John, knowing that browns are usually in when the kings come in, and eat drifting eggs, drifted his egg fly down over a lip and into a deep hole and nailed a 28 inch, hook jawed male. Great battle, and great photos to follow.
Nice work, guys!
If you live anywhere close enough to Lake Michigan to get to a tributary, get there. Now is the prime time, and the fishing can be outstanding.
My friend, Mr. Goldbead, Theo Bakelaar, from Holland, is constantly coming up with great ideas for using gold (and other color) beads. His former rattle streamer used a loop of nylon on which the beads were strung (see here). His newest version uses a mesh body of EZ Body with the beads inserted in the body. There’s a bit more noise because the beads are freer to move and can clink against the hook shank. The fly is tied upside down to minimize hookups on bottom structures.
Marc Williamson and I are planning to fish Cold Water Lake later this month. Cold Water is an offspring of the Mt. St. Helens eruption on May 18, 1980. When fishing the lake, one looks right up into the massive crater left when the north face of the mountain slide away and the volcano then erupted. Mat Holmes, who fishes the lake often, will be with us, and he suggested terrestrials and smaller buggers.
My friends, Dan and Janice Smith at Estaz, sent me some samples, and two of the colors, Opal Black and Black (which shows significant purple, too) proved to be exactly what I was looking for. The Opal Black shows green, and is a great flash substitute for peacock herl. I used it to tie a half dozen Sparkle Snails. Trout in lakes know what snails are, and this design has worked very well for me in the past.
I also used the Opal Black and the Black to tie a half dozen Hair Leg Sparkle Buggers (3 in each color), with burnt orange tails. My friend, Denny Rickards, who has specialized in lakes most of his life, and written several books on the subject (Fly Fishing Stillwaters for Trophy Trout, and several others) has long recommended olive and black buggers with burnt orange tails.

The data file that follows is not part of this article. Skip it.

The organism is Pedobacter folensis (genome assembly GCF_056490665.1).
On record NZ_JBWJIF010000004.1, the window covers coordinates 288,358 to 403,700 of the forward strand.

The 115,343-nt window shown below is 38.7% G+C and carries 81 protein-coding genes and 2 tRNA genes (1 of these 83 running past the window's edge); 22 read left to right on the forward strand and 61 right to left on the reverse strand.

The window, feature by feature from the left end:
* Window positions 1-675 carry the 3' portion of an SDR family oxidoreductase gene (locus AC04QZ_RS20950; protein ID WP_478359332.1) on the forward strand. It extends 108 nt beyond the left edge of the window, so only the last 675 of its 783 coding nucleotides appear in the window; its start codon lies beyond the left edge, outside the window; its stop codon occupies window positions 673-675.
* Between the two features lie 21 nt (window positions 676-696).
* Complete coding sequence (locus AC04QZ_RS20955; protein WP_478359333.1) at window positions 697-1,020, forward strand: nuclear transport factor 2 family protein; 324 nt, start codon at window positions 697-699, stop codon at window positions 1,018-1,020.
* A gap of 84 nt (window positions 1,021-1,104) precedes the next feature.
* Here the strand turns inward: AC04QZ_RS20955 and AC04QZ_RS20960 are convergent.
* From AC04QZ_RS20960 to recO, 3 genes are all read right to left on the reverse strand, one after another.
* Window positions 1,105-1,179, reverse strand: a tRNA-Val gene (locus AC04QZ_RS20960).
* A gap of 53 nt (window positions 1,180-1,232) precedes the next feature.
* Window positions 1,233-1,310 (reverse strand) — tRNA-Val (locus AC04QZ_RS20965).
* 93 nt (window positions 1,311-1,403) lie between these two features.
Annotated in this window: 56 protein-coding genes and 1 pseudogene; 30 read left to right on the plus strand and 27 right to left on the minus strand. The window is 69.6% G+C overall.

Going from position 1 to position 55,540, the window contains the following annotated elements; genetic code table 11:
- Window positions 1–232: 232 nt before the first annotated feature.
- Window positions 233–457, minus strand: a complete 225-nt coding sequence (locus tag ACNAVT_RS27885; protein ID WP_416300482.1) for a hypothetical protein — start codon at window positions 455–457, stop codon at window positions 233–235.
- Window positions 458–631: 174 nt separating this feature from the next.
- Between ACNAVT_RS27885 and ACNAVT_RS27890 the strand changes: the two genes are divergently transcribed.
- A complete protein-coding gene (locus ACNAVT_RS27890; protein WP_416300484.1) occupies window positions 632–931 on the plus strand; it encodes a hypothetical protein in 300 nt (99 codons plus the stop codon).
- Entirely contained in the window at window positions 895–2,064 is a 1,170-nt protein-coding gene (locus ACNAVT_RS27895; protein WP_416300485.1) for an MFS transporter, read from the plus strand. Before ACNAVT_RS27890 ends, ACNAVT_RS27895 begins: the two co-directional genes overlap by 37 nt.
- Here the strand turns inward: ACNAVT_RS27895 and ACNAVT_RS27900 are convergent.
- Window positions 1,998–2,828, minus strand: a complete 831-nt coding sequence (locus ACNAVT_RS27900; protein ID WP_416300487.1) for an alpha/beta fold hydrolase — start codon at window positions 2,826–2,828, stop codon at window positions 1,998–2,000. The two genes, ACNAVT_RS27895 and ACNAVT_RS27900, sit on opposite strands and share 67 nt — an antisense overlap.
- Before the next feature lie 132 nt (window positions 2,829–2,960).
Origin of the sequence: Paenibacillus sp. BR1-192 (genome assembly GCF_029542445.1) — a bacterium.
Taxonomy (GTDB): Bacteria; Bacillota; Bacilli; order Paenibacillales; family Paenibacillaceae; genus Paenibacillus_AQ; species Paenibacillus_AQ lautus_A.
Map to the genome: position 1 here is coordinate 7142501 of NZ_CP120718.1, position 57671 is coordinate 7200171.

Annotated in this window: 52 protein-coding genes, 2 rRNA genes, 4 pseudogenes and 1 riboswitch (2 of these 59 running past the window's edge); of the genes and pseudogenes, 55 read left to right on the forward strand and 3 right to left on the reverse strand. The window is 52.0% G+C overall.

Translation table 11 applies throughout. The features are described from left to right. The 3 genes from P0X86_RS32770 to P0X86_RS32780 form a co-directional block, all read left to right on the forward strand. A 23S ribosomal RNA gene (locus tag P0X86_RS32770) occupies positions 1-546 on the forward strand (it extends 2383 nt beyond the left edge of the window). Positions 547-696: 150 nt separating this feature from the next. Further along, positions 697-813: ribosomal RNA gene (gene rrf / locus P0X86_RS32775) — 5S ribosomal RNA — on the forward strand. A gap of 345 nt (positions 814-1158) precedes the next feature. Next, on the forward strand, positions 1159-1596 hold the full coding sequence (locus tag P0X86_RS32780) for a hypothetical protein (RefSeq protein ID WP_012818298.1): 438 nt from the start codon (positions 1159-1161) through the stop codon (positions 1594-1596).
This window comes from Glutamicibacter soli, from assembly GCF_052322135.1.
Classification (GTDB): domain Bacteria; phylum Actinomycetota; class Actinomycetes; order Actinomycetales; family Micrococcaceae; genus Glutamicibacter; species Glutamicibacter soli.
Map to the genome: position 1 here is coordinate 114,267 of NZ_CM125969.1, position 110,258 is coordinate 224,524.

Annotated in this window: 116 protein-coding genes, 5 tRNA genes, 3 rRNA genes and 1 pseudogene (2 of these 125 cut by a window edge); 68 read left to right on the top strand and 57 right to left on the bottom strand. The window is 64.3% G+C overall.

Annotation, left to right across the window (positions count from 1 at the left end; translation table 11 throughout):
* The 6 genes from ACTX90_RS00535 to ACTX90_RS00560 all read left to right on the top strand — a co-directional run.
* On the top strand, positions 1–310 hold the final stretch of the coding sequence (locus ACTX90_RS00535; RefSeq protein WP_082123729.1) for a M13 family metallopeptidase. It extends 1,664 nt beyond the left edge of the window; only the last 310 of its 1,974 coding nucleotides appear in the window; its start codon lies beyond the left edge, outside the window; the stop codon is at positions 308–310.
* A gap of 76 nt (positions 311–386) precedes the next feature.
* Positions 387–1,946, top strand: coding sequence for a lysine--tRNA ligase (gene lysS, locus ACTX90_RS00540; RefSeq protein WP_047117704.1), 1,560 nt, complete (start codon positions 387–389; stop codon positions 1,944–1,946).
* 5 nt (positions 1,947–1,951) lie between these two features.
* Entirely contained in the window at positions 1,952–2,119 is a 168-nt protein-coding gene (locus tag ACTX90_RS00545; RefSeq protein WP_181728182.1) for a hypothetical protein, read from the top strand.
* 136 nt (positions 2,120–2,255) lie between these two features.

Marc is dressing flies that he has found to be especially productive on the lakes of central Oregon.
Should be a good day. I’ll let you know.
My friend, Tom Sutcliffe, sent the photos below from his waters in South Africa. I have fished some there with Tom and his friends that look identical to those in the photos. I have fond memories of stepping out of the stream to see leopard pug marks in the sand, to having been warned not to approach baboon troops—they throw grapefruit sized rocks at you—to some great fishing and great food (including ostrich steaks).
South Africa has mountains to over 11,400 feet, thousands of miles of both cold-water and warm-water streams, superb reservoir fishing, and some rather impressive surf casting with the fly rod. If you every choose to vacation in Africa, South Africa has great game reserves—and don’t forget the fly rod.
John Beth has sent along a few more Trico photos from his trip to Montana’s Bighorn a couple of weeks ago. For those that have never fished big waters, the Trico hatch o the ‘Horn can seem unreal. But the big western rivers like the Missouri, the Henry’s Fork, Canada’s Bow, and others all have Trico hatches that are off the chart, and which can go one for over a month. The total number of insect is truly astronomical.